There are 132 class societies in shipping, 12 of them have 90% of the global fleet
THERE are as many as 132 classification societies in the shipping industry according to Robert Ashdown, secretary general of IACS as the body announced a restructuring of its membership criteria.
IACS, or the International Association of Classification Societies, currently has 12 members, with these members representing about 90% of the international fleet. It is an association that has soon spent the last year under the chairmanship of Knut Ørbeck-Nilssen, head of maritime at one of its members, DNV GL.
Class societies play a vital role in the shipping and maritime sectors, but the way they do their work is transforming, and in a push to keep IACS a relevant organisation Ørbeck-Nilssen and Ashdown have pushed through some subtle but significant changes.
First is the obvious streamlining of the membership criteria, which at first glance will, according to Ashdown, make application quicker. It may also make it easier, though Ashdown insists that the criteria for membership must be adhered to by all members and is based on ensuring quality.
This includes being a class society that abides to the goal based standards of the IMO, which would mean therefore adhering to the harmonised common structural rules that existing IACS members developed a number of years back. To be an IACS member a class society must have Recognised Organisation status with at least one IMO member state, and be recognised by a member state as a class society. A Recognised Organisation is one which undertakes activities on behalf of a flag state, such as inspections and surveys.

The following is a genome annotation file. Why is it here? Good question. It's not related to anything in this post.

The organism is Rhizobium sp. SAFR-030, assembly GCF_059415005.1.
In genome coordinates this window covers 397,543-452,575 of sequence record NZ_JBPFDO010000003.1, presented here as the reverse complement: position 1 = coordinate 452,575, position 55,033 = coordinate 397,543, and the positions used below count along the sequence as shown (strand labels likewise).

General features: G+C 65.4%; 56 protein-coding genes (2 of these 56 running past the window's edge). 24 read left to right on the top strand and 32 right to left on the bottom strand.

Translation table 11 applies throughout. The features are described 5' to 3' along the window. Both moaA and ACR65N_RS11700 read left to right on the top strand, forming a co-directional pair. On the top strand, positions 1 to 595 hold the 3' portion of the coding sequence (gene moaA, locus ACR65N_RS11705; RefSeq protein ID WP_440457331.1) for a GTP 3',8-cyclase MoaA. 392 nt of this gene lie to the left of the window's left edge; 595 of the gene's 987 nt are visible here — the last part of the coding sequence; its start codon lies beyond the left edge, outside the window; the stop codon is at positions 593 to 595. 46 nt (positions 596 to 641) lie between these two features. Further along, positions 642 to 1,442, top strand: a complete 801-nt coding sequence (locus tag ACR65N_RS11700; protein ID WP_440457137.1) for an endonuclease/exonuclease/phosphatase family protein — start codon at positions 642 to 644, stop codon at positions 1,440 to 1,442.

Additionally to be an IACS member a class society needs to demonstrate continued involvement in reviewing and promoting the associations’ technical requirements, such as the common structural rules.
A class society must demonstrate experience of working as a class society for five years, five years as an RO, and compliance with resolutions. This comes with the existing requirement for documenting experience gained within the previous 10 years in survey and design assessment.
IACS membership is sought by class societies as a number of marine insurers stipulate that one of the requirements for insurance is that the vessel is classed with an IACS member, though Ashdown believes class societies should not seek to be IACS members for commercial reasons, but to ensure that the class society has the highest standards.
A number of class societies have been rumoured to be interested in seeking membership, including the Middle East’s Tasneef, and Türk Loydu in Turkey.
A further development within IACS has been to improve transparency in the organisation.
One of the results of this drive is the IACS annual review which for the first time includes an assessment of the IACS members’ fleets, including total gross tonnage, numbers, and deadweight by tonnage type.
It also offers the number of surveyors in each class society. What it lacks is inspection results that can be derived from port state statistics.